by Des Ryan
If you want a boat that's excellent for short-handed sailing but is a great performer as well, last month, Morris Yachts announced the introduction of its new Ocean Series 48 GT, a contemporary redesign of its classic Ocean Series 48 RS.
The New Morris 48GT
The Morris Yachts Ocean Series line of high-end performance cruisers are all optimized for short-handed sailing with rigorous standards for safety and seaworthiness - good boats to trust for a long voyage.
Each Ocean Series yacht combines powerful performance with a lightweight, beautifully appointed interior – which makes for a welcome retreat at the end of the day (or at the end of the dog watch).
Morris are proud that thei hulls are engineered for extreme strength, longevity and impact resistance. They back their claim with a 10-year hull and deck warranty, and also say that their modern underbody ensures the performance and comfort at sea true sailors demand.
The new interior on the Morris 48GT is the creation of an in-house design, engineering and marketing team headed by Doug Metchick, Morris’s new CEO. To come up with the new design, Morris Marketing Director Sarah Fawle said, the team 'reached out to owners to see what they would want,' as well as to people who looked at the 48 RS but decided not to buy one.
'This really pushes the bar for Morris,' Fawle said. 'It’s quite contemporary and what people want.'
From the exterior, the differences between the old and new boats are quite subtle. Morris has retained the proven, Chuck Paine-designed hull and its principal dimensions and displacement are unchanged.
'We looked at revamping the hull,' Fawle said, 'but owners of the RS said it performed too well to change.'
The most obvious change is the rig. The GT’s carbon fibre mast is 6.25 feet taller, giving the boat an additional 106 square feet of working sail including a new, self-tacking jib.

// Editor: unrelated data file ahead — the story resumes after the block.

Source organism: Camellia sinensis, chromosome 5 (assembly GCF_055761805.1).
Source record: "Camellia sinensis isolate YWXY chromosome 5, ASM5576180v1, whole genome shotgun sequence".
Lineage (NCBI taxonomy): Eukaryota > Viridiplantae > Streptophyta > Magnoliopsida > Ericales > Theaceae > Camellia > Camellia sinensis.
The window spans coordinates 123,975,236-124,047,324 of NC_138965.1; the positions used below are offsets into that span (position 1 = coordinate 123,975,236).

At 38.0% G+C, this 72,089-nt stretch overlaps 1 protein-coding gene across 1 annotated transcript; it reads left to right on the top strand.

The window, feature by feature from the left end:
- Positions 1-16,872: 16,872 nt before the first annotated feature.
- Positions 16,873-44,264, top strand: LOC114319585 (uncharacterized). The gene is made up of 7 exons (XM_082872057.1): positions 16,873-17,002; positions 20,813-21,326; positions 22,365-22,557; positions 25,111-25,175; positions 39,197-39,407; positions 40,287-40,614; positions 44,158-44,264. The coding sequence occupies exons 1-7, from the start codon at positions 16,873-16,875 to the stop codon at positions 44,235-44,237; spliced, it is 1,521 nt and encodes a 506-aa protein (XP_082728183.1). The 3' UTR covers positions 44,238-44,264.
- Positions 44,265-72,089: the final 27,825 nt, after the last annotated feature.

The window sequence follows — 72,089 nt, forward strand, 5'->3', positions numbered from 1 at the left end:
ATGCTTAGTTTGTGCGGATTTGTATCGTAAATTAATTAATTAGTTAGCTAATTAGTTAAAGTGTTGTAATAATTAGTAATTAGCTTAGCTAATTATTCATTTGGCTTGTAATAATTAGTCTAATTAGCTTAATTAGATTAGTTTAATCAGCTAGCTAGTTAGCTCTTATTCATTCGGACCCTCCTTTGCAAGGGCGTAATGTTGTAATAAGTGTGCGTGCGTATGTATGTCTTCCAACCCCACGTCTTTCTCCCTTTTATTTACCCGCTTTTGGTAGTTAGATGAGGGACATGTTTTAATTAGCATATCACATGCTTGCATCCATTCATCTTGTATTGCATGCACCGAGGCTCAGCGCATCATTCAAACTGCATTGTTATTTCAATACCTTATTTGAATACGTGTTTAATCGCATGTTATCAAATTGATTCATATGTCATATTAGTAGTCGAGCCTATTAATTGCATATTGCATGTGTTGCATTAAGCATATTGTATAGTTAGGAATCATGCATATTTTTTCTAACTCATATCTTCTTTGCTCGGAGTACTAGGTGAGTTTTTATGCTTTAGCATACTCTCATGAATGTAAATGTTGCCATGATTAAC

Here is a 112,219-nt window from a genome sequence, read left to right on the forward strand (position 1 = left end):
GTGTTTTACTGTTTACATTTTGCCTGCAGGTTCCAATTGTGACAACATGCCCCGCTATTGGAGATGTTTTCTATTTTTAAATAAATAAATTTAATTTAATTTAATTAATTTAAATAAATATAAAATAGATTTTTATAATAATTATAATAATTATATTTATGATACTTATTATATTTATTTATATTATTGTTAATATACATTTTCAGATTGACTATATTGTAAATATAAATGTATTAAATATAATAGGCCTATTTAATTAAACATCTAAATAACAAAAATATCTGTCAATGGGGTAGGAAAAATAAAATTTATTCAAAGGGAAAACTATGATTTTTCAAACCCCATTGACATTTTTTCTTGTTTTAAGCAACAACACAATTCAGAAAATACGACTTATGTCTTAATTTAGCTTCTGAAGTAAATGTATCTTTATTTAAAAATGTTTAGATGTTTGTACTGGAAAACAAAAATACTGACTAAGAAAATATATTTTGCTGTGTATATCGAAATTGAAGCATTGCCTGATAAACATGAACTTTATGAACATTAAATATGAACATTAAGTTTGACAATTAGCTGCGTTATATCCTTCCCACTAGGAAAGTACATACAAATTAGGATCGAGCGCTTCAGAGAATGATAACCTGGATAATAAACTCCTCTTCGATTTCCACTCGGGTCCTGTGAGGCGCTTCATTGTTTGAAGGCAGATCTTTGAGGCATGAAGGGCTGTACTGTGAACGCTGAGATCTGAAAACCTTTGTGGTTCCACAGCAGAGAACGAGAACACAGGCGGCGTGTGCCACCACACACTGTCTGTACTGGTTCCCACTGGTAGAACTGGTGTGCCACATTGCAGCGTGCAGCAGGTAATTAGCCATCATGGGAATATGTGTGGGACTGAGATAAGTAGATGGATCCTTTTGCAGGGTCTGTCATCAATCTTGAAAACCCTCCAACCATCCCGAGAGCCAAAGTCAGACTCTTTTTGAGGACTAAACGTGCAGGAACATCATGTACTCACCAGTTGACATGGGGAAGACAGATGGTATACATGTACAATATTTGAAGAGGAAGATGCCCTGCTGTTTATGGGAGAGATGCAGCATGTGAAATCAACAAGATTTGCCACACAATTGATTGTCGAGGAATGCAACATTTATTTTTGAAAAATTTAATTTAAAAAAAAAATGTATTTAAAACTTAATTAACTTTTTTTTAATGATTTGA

The cockpit has been slightly revised to make sail handling easier for a short-handed crew, Fawle said, but the big change is to include a molded swim platform in the transom with a pass through directly from the cockpit.
There are also quite a few changes to the interior.
In the main salon, the cabin sole has been raised 1 inch and the seats 3 inches to provide a panoramic view through the pilothouse’s large windows.
The head compartment for the owner’s stateroom now features a large, circular shower reminiscent of a mega-yacht.
'The rounded shower is very safe,' Fawle said. There are no sharp edges in the head or elsewhere throughout the interior.
The other major change is the redesign of the portside galley that makes it a more secure workspace at sea and the replacement of the starboard pilot berth with a 'utility station' that, Fawle said, can be utilized to expand the galley or 'customized to the owner’s preference' as an office or otherwise.
That change really reflects the design concept of 'giving owners the ability to customize everything,' including a wider array of fabrics and finishes, below while retaining the proven Ocean 48 hull.
According to Fawle, creating the 48 GT 'transformed the way Morris designs its boats.'
Now that's quite a claim. To learn more about the Morris 48GT, go to the manufacturer's http://www.morrisyachts.com!website.